A rear wheel drive car, you probably can “drift” your front wheel drive Corsa with the aid of some freshly liberated serving trays from your local Maccies (MacDonalds) but lets be honest, it’s not the same!
A Welded diff.
The Laurel already had most of these things, even though the car came with coilovers already on it we decided to put some fresh HSD coilovers on. We’d already fitted a bucket seat and harness for the driver, the only thing that was missing was the welded diff. After quite a bit of searching we found one for sale on Facebook Marketplace and headed to deepest darkest Shildon to pick it up. We could have welded up the diff that was in the car but since its harder (if not impossible) to get an MOT on a welded diff we decided it would be best to keep the open diff as a spare.
Then the weekend came and it was time to fit it.
This was pretty done pretty much as you would do anything on the underside of a car on your driveway, first chock the front wheels to make sure the car can’t move and crush you, next jack the back of the car up as high as you can get it (in our case we had to take the front bumper off as the car has many lows!) finally secure your car in the air with some axle stands, I placed these under the front bolting points of the rear subframe, the main reason being to keep the car secure but still give me as much room for manoeuvre as possible.
Next we decided to remove the drivers side rear wheel this was just to give us more space to get under the car and move around.
Now that the car was in the air the first thing to do is loosen the bolts holding the driveshaft in place, to do this it helps if you have someone with you otherwise you’ll be getting out from under the car a lot! Get them to put the handbrake on, this helps to keep the shafts from spinning. Unfasten the driveshaft bolts that you can see on either side of the diff, and keep working around, getting your helper to take off and set the handbrake again as you move the shafts around to the next bolt.
Once you’ve got all of the bolts free you should be able to pop the driveshafts out with a bit of force and move them out of the way.
Next is the turn of the prop shaft, there were four bolts here this time we also put the car in gear to stop any movement while getting these unfastened, finally you just have the bolts holding your diff in place and its ready to come out.
Since I already had one I decided to use a transmission jack to take the weight of the diff while I manoeuvred it out of the car, this made it much easier but if you don’t have one you can use a trolley jack, just remember that it isn’t going to be as stable so keep a close eye on it.
Finally, came the fitting of the welded diff, and fitting is quite literally the reverse of the removal, Where possible we used some thread lock on the bolts to ensure they didn’t start working themselves free.
So now the Laurel, and Lucy are ready for their first drift outing!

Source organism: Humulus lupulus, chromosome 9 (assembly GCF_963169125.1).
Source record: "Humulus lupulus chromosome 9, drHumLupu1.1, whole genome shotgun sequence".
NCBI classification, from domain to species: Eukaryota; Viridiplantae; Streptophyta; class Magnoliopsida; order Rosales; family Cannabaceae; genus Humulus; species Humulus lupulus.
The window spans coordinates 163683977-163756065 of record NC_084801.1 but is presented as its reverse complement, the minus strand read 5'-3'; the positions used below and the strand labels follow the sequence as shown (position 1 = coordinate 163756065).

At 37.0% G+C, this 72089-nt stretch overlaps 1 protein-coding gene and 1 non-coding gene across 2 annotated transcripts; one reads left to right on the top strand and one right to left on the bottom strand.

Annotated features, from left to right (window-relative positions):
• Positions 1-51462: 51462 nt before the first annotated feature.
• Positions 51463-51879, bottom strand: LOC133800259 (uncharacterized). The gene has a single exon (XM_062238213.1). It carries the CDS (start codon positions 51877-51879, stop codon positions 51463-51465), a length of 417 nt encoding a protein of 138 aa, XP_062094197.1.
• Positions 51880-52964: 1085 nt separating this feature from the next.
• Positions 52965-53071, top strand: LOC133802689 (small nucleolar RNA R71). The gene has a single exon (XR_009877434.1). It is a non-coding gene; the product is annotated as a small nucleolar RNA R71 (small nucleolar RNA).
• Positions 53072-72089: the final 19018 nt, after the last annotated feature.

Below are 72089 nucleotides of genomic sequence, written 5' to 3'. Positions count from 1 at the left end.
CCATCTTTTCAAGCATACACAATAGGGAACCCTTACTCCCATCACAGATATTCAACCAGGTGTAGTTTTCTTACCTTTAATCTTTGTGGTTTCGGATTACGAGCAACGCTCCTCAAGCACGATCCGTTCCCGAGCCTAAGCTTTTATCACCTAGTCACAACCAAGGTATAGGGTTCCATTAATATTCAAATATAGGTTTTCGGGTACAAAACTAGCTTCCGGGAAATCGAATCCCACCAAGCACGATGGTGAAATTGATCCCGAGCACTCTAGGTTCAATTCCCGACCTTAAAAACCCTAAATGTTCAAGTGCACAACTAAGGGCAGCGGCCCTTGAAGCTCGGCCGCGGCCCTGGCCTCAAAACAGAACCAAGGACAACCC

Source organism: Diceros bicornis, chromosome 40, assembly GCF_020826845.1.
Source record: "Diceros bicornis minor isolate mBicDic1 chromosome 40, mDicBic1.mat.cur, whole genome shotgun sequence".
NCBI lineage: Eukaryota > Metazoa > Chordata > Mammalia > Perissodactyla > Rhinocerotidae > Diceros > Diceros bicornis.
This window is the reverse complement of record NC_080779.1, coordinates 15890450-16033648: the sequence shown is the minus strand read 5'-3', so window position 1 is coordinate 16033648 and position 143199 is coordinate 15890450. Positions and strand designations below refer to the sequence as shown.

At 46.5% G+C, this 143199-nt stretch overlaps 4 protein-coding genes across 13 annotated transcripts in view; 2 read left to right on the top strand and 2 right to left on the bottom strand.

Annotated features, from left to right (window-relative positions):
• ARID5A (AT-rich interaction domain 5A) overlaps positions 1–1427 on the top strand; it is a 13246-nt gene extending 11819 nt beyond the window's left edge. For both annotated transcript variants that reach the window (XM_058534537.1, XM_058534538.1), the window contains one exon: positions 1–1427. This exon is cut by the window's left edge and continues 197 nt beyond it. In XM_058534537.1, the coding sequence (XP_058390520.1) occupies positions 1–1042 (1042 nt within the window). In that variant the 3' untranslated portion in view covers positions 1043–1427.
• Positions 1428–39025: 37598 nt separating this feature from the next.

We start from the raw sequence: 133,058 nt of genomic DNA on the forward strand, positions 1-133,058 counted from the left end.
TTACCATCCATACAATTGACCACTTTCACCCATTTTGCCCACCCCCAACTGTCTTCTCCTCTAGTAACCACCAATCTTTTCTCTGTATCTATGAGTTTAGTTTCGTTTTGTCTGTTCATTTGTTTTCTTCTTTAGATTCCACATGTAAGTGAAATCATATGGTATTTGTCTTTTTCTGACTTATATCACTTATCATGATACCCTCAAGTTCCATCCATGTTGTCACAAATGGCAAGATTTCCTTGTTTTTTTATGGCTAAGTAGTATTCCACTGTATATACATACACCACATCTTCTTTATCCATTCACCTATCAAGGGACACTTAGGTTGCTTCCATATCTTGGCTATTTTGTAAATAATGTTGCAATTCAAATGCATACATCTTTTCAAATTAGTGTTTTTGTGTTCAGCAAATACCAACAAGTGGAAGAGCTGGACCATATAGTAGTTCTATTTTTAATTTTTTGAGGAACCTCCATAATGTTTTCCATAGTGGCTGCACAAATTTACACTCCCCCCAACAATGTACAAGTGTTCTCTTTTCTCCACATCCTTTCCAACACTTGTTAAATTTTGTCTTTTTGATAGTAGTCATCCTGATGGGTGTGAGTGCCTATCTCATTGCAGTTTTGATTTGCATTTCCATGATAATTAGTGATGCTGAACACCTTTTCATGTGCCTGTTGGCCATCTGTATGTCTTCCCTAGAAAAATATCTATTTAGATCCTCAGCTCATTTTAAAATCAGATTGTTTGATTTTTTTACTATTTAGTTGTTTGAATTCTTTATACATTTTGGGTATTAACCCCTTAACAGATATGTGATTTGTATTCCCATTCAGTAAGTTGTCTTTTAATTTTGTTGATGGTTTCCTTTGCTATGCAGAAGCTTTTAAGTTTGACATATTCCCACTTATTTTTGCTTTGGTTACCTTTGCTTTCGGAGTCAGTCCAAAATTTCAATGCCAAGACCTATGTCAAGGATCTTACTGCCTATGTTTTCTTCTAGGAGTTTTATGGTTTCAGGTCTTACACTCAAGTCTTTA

The 4th of January marks first time ever I let someone else work on my car. Yes the 4th of January that’s how excited Alan was to start work on Lily’s cage which should explain everything you need to know about Alan.
That someone was Alan Miller owner of Millermods in Tillicoultry.
He has been working his magic building what can only be described as a master piece shaped in steel tubing.
Alan has created a full multi point cage made using 42mm tubing with double door bars. Cross in the roof, rear cross, harness bar, dash bar, and many many sexy gussets.
Why Millermods? Well I first heard of Alan at Millermods when he put an S13 front end on to a S14 body for a friend of mine. Alan has so much passion for cars and extreme ideas and for his workmanship is almost unbelievable. Every time I speak to Alan we end up losing an hour just talking about cars, engines and stories from the past just a genuine great guy human. When Alan isn’t working on cars he is out on his trails bike winning trophies so you know that only the extreme and exciting ideas excite Alan. When Alan heard about the Matsuri accident and that I was rebuild Lily he messaged and told me he wanted to help me and then explained his idea for a cage he wanted to make for my car. So I instead put my MX5 project car up for sale to free up cash and gave Alan my car.
This is the point it has finally hit home that Lily is going to be the build of my life.
Now she is back home it’s time to continue building her up.
So Drop Alan a message for anything from basic mechanical work to full fabrication. he can tailor things to meet your budget where possible.
One of the most common thing you hear in the car scene, “the car scene is dead” well if anyone was going to prove it wrong it was E85.
As everyone knows the winter months really do push cars into hiding, with excessive salt use and dreadful weather it is probably for the best too. That all being said a meet was announced for JANUARY!!!!!!!!!! With much doubt I attended anyway as these meets seem to draw out some rare JDM goodies.